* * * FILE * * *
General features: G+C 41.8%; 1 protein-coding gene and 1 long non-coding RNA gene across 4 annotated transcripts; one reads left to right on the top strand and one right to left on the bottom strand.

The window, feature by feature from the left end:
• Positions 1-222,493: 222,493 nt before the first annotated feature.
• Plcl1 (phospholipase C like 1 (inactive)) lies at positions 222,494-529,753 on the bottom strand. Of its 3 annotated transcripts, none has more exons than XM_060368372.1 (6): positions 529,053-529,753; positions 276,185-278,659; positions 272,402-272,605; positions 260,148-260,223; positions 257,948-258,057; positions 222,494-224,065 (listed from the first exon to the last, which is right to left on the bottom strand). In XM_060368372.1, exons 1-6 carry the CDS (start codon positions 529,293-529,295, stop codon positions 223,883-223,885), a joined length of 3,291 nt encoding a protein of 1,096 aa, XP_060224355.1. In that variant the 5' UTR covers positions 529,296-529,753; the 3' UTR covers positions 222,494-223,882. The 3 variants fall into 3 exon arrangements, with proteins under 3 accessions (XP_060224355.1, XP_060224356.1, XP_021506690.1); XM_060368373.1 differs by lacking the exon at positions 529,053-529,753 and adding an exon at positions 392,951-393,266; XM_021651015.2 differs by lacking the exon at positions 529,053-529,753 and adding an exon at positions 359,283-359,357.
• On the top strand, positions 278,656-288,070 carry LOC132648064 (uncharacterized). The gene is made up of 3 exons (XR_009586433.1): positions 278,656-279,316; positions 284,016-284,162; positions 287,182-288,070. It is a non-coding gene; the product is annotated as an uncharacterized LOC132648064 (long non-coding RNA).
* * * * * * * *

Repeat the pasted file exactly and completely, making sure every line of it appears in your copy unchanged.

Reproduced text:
General features: G+C 41.8%; 1 protein-coding gene and 1 long non-coding RNA gene across 4 annotated transcripts; one reads left to right on the top strand and one right to left on the bottom strand.

The window, feature by feature from the left end:
• Positions 1-222,493: 222,493 nt before the first annotated feature.
• Plcl1 (phospholipase C like 1 (inactive)) lies at positions 222,494-529,753 on the bottom strand. Of its 3 annotated transcripts, none has more exons than XM_060368372.1 (6): positions 529,053-529,753; positions 276,185-278,659; positions 272,402-272,605; positions 260,148-260,223; positions 257,948-258,057; positions 222,494-224,065 (listed from the first exon to the last, which is right to left on the bottom strand). In XM_060368372.1, exons 1-6 carry the CDS (start codon positions 529,293-529,295, stop codon positions 223,883-223,885), a joined length of 3,291 nt encoding a protein of 1,096 aa, XP_060224355.1. In that variant the 5' UTR covers positions 529,296-529,753; the 3' UTR covers positions 222,494-223,882. The 3 variants fall into 3 exon arrangements, with proteins under 3 accessions (XP_060224355.1, XP_060224356.1, XP_021506690.1); XM_060368373.1 differs by lacking the exon at positions 529,053-529,753 and adding an exon at positions 392,951-393,266; XM_021651015.2 differs by lacking the exon at positions 529,053-529,753 and adding an exon at positions 359,283-359,357.
• On the top strand, positions 278,656-288,070 carry LOC132648064 (uncharacterized). The gene is made up of 3 exons (XR_009586433.1): positions 278,656-279,316; positions 284,016-284,162; positions 287,182-288,070. It is a non-coding gene; the product is annotated as an uncharacterized LOC132648064 (long non-coding RNA).